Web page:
In the days leading up to January 6, Trump planned to urge his supporters to march on Capitol. The committee showed a draft tweet that said, "I will be making a Big Speech at 10AM on January 6th at the Ellipse (South of the White House). Please arrive early, massive crowds expected. March to the Capitol after. Stop the Steal!!"

The committee said that tweet shows that the crowd marching from the Ellipse following Trump's speech was not a spontaneous act but was planned by Trump and his advisors.

"The evidence confirms that this was not a spontaneous call to action, but rather was a deliberate strategy decided upon in advance by the President," Murphy said.

Raskin then said that several of Trump's closest confidants met with members of the Proud Boys and the Oath Keepers in the weeks leading up to the rally on January 6.

"In the weeks leading up to the attack, leaders in both The Proud Boys and The Oath Keepers worked with Trump allies. One such ally was Lt. General Michael Flynn, Trump's former national security adviser, and one of the participants in the unhinged meeting at the White House on Dec. 18," Raskin said.

"Another central figure with ties to this network of extremist groups was Roger Stone, a political consultant and longtime confidant of President Trump," he added.

The committee also heard live testimony from Jason Van Tatenhove, a former spokesperson for the Oath Keepers. Tatenhove warned that the “ever-radicalizing organization” was becoming a "dangerous militia."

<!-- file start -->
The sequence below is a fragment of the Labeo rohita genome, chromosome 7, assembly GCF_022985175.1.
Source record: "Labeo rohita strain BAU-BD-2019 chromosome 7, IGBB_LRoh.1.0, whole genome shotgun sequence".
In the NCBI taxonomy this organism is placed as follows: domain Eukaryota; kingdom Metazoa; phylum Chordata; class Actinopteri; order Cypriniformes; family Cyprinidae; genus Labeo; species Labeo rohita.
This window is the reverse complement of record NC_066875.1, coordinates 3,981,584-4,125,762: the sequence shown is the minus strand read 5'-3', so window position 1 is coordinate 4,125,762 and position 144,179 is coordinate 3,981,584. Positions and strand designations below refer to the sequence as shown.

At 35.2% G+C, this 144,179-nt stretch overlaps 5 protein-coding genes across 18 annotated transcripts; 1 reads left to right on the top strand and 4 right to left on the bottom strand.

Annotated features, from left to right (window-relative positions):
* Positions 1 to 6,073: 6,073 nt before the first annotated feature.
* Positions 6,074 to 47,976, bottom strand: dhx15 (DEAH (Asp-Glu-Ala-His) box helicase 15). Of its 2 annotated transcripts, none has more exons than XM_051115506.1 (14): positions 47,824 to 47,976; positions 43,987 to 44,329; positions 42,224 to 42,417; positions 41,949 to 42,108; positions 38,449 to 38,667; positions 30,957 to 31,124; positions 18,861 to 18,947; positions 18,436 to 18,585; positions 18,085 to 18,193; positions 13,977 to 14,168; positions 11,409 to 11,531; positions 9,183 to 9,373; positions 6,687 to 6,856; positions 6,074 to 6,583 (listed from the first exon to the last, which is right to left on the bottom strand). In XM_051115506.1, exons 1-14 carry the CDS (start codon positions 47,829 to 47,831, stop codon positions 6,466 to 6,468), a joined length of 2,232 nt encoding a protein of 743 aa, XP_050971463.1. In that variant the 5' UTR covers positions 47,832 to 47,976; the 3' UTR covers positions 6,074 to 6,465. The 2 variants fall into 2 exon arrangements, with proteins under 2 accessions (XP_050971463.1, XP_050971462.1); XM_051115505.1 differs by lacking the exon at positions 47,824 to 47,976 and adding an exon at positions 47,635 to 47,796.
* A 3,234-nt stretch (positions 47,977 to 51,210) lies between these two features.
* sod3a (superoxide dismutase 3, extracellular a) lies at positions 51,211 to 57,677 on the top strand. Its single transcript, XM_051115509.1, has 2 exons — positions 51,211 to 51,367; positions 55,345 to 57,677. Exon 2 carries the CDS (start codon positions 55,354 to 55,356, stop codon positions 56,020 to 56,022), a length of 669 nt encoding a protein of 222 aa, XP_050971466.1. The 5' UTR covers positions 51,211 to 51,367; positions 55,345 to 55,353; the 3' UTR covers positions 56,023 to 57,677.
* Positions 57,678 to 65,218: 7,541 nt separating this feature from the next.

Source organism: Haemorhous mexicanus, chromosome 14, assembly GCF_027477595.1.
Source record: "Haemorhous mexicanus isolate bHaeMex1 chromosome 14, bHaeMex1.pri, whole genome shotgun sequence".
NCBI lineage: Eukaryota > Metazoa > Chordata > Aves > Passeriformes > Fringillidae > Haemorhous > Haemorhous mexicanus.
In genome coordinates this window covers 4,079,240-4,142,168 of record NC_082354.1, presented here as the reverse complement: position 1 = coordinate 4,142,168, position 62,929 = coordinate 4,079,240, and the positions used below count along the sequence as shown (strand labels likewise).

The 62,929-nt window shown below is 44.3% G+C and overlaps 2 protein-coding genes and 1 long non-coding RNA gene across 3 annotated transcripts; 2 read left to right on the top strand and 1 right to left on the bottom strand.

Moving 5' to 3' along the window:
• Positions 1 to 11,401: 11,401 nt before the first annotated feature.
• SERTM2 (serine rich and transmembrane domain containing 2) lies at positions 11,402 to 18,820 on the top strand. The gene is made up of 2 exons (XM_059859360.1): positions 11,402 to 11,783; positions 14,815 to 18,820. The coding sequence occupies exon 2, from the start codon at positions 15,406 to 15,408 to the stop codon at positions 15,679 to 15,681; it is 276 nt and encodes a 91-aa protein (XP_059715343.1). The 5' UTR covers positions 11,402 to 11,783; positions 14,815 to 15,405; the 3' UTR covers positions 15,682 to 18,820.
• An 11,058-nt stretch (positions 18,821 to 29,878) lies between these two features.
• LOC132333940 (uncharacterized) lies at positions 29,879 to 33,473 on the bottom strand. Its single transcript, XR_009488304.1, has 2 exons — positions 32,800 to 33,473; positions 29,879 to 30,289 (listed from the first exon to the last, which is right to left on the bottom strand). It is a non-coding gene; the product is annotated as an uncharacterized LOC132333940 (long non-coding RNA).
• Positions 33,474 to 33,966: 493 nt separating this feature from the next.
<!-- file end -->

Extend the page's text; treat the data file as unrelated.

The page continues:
"I think we saw a glimpse of what the vision of the Oath Keepers is on January 6th, It doesn't necessarily include the rule of law. It doesn't necessarily include it includes violence. It includes trying to to get their way through lies, through deceit, through intimidation, and through the perpetration of violence, the swaying of people who may not know better through lies and rhetoric and propaganda that can get swept up in these moments. And I'll admit, I was swept up at one point as well to but I don't know if that answers the question," he said.

Tatenhove told the committe the country was lucky there wasn't more bloodshed on January 6.

"I think we've gotten exceedingly lucky that more bloodshed did not happen because the potentials been there from the start," he said. "And we got very lucky that the loss of life was, and as tragic as it is, that we saw on Jan. 6, the potential was so much more."

“I do fear for this next election cycle because who knows what that might bring," he added.

Stephen Ayres, who was charged for participating in the Capitol riot, also testified to the committee. Ayres, who is not a member of an outside group, said he showed up because he believed that the election was stolen.

He told the committee that he decided to leave the Capitol after Trump tweeted out a video urging the rioters to go home. That video was posted several hours after the protestors stormed the building.

"We literally left right after that come out," Ayres said. "To me, if he would have done that earlier in the day ... maybe we wouldn't have been in that bad of a situation."